Brian Eno

There are hundreds of manufacturers always producing dvices that in general do the same things. Since they have slight structural differences if you take one and fool around with it and give it a good kick it will actually do something that it wasn’t designed to do. I have this relationship with my synthesizers. I’ve had them for so long, and I’ve never had them serviced, so that now practically all of their functions operate differently from what they were designed to do. They do very interesting things now, but that means nobody else can use them either.

I mostly used the studio devices, because I knew what they had. Generally I find I’m happy to use whatever’s around. If there’s nothing there I’ll make something. For example, one of the things I tried doing was getting a tiny loudspeaker and feeding the instruments off the tape through this tiny speaker and then through this huge long plastic tube – about 50 feet long – that they used to clean out the swimming pool in the place where I was staying. You get this really hollow, cavernous, weird sound, a very nice sound. We didn’t use it finally, but nonetheless we well could have.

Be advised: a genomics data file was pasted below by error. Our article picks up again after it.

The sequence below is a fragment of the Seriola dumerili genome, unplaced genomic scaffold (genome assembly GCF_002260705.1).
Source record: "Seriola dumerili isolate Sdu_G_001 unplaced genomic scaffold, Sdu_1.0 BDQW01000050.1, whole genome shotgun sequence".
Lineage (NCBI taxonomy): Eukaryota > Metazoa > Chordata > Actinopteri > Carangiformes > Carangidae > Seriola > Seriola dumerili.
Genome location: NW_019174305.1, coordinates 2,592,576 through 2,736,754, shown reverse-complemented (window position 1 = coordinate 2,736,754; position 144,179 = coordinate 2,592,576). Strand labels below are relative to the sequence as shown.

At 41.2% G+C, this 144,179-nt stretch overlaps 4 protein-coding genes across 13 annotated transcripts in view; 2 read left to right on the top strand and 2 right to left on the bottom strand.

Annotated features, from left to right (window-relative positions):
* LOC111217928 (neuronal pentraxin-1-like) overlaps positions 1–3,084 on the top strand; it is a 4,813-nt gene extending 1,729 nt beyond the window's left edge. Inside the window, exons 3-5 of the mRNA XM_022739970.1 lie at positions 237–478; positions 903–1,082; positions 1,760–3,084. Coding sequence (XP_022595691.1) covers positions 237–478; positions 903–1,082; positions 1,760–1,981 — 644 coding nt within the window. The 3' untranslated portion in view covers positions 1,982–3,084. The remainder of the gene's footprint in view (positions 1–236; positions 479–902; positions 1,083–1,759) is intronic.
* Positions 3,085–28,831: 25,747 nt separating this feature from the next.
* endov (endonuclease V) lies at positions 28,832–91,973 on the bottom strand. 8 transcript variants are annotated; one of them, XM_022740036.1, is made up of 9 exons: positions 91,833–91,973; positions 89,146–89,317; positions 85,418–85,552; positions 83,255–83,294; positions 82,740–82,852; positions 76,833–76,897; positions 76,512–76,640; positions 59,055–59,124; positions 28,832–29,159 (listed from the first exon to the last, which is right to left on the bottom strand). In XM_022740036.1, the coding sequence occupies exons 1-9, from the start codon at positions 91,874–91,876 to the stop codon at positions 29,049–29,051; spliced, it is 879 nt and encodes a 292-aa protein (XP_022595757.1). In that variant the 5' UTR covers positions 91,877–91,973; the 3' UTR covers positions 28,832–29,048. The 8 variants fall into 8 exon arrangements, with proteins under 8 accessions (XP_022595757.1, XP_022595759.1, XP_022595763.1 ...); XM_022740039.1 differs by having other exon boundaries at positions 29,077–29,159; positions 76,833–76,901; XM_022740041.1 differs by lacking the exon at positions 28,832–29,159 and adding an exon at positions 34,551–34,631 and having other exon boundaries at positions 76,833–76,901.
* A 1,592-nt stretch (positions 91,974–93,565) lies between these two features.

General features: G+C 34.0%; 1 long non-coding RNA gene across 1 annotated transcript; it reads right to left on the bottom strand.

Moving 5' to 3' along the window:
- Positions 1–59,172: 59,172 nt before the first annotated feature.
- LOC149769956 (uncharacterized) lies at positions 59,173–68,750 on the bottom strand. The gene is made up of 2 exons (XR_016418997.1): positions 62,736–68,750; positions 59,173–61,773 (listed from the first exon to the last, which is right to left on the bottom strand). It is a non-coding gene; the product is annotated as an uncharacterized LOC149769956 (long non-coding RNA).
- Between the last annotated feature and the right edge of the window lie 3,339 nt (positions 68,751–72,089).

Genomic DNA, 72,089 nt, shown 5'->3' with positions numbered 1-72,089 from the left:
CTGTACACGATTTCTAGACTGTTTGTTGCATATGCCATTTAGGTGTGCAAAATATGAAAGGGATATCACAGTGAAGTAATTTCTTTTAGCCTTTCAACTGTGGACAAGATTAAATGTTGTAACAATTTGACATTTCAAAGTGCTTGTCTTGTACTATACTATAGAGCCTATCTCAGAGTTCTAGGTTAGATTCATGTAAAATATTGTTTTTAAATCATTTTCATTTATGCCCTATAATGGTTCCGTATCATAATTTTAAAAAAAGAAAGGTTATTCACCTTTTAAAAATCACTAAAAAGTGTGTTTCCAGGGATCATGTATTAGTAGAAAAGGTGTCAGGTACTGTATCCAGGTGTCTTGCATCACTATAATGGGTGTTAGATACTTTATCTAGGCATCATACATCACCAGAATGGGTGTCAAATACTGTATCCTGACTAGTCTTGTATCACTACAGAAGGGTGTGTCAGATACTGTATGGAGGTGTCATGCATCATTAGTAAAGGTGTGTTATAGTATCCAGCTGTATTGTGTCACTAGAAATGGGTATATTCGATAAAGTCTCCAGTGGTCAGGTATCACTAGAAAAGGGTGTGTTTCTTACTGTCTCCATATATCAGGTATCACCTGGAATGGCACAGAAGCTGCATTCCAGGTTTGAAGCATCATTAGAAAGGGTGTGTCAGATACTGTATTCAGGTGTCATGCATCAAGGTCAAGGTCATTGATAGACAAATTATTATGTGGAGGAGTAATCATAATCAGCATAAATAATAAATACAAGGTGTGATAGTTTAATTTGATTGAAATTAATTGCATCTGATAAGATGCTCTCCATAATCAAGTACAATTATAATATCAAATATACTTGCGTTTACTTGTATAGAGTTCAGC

People always focus on people like me who use synthesizers, right, which are explicitly electronic and therefore obvious. “Ah, yes, that’s electronic music.” But they don’t realize that so is the concept of actually taking a piece of extant music and literally re-collaging it, taking chunks out and changing the dynamics radically and creating new rhythmic structures with echo and all that. That’s real electronic music, as far as I’m concerned.

A lot of the so-called systems composers have this thing that the system is always right. You don’t fiddle with it at all. Well, I don’t think that. I think the system is as right as you judge it to be. If for some reason you don’t like a bit of it you must trust your intuition on that. I don’t take a doctrinaire approach to systems.

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